“The LORD himself goes before you and will be with you; he will never leave you nor forsake you. Do not be afraid; do not be discouraged.” (Deut 31:8)
“The Lord is my helper; I will not be afraid. What can mere mortals do to me?” (Ps 118:6)
Have you lived through the unthinkable? Had your life knocked off course in a matter of moments, along with what you thought you had faith in God for? An earnest prayer gone seemingly unanswered. Someone you love taken away. Something horrible happening to you. I have felt all these through my 33 years, but the first time my relationship with God was thrown into question took place when I was just nine years old, after I was sexually assaulted by a person I thought I could trust.
The incident kept me in chains way into my teenage years, becoming a raw, angry part of my heart I let no one — not God, not even my conscious self — near. Every time the subject was broached or triggered, the tears came, and so did unbridled rage. It was a mix of everything too painful to dissect, much less think about: Why had I let this happen to myself? How would I ever find full justice? Where was God when I needed Him most?
I didn’t resent this God I had come to know and love on other fronts of my life, but neither did I go anywhere near the glaring inconsistency between His goodness I read about in His Word and what had still happened to me. For all He said about never leaving or forsaking me, it sure looked like God had done so then. He had not helped me as my heart had filled with fear in that fateful moment — and judging by the searing pain I continued to carry, it seemed that a mere mortal had indeed destroyed my life.
This would change, however, almost six years later, at an unrelated altar call I had responded to during youth service. Expecting to be prayed for by the preacher, I found myself overcome by emotion as he said only five simple words to me: “You have to forgive him.” I had not been thinking about it, but what was buried deep inside came spilling out at once. “Yes,” I was somehow able to pray as I knelt at the altar, “Yes, I will forgive him.” I discovered later on that I was able, for the first time ever, to talk about the assault without shame or sting. God had healed me.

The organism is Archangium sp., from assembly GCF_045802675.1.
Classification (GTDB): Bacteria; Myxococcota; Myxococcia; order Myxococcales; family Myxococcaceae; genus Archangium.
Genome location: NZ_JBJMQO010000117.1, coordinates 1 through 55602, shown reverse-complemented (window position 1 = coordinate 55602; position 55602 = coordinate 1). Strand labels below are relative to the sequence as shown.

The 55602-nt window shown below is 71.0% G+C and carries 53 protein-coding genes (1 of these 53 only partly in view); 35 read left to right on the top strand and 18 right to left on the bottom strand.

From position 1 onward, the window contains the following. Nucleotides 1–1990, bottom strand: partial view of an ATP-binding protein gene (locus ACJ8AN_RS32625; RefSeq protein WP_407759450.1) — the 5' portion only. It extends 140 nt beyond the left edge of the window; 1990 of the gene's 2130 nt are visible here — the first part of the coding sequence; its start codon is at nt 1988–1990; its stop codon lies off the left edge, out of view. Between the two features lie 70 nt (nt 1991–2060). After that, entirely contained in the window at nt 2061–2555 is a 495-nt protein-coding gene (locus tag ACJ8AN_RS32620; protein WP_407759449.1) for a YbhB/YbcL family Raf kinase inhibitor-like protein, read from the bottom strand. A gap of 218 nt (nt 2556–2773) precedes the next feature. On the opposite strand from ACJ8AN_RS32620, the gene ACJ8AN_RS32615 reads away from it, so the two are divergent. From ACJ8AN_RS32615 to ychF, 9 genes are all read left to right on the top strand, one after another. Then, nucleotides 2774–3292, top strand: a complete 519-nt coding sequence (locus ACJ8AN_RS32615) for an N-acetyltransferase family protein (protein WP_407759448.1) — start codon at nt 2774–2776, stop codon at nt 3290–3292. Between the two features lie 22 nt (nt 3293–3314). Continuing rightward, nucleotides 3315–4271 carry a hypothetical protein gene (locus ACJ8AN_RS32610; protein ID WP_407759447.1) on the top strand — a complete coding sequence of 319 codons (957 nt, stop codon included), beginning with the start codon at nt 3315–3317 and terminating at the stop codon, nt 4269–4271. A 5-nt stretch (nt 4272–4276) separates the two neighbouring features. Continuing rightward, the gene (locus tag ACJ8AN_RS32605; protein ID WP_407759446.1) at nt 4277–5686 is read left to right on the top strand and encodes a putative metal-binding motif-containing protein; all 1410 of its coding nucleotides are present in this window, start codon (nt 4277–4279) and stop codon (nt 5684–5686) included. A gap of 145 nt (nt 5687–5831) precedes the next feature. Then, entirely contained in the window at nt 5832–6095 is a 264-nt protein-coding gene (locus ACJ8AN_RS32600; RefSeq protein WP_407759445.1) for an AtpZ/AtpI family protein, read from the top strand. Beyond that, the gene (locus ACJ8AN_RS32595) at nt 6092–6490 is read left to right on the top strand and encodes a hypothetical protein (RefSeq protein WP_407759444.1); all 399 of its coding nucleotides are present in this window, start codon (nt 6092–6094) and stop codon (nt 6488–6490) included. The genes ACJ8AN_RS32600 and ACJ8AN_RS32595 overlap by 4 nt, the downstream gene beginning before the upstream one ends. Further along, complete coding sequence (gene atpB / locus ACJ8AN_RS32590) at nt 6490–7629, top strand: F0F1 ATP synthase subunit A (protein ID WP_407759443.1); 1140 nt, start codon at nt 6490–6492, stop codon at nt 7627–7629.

He then began answering the questions I had not dared to ask, revealing dimensions of His truth to my mended heart. Had He not protected me from experiencing sexual trauma? This is what I have come to understand: God may not intervene to disrupt the free will He has given all of us — to choose for ourselves without His interference — even when people choose to hurt each other. But His promise of never leaving or forsaking us remains true, a promise embodied in the person of His Son.
Jesus suffered on this earth that we may never be alone in any of our sufferings. He is with us when tragedy strikes, and He stays with us in its wake, no matter how long the road to restoration stretches. Neither does He watch helplessly as we writhe in agony: the Jesus I know wept when the brokenness of this earth touched those whom He loved (John 11:32–35) — and then He proceeded to redeem it (Rev 21:4). He faced the ultimate forsakenness on the Cross in our place, and was returned to life to give all who believe in Him both the promise of eternal togetherness and His Holy Spirit for our time on earth (Matt 27:46; Rom 3:24–26; John 20:21–22).
That is why the New Testament writer of Hebrews can repeat with confidence the exhortations of Moses and David to trust in God and not be afraid (Heb 13:5–6; cf. Deut 31:6; Ps 118:6), because with Jesus Christ, Immanuel, God with us (Matt 1:23) is now a promise that will be fulfilled for every believer, for every circumstance, for every doubt and dark time. My Great Helper is here for the whole journey, whatever it holds. I will not be afraid.
Dear Heavenly Father, I bring to You everything I hold in my heart: my doubts, my hurts, my questions. Help me to trust in You as I surrender them to You. Heal my heart as You renew my mind with Your truth. May I experience Your nearness in this journey. Amen.
1. Is there something you are struggling with that is hard to reconcile with your faith in God? Tell God the truth of what you’re going through, and ask for His help.
2. Are you feeling alone or abandoned? Commit to trusting that God is near, He is with you, and in Him you will find revelation, redemption, and restoration.
KNOW THE WORD
Allow the Holy Spirit to illuminate His truths in these passages:
– Psalm 34:15–20
– John 11:1–44; 16:33
– Isaiah 41:10; 43:2
“God’s absence is never true. His silence is not absence; His hiddenness is not abandonment. He is working for your salvation; He is working out his promises. He is keeping His promises even when it looks like He’s nowhere around.” — “The Hiddenness of God” by Timothy Keller
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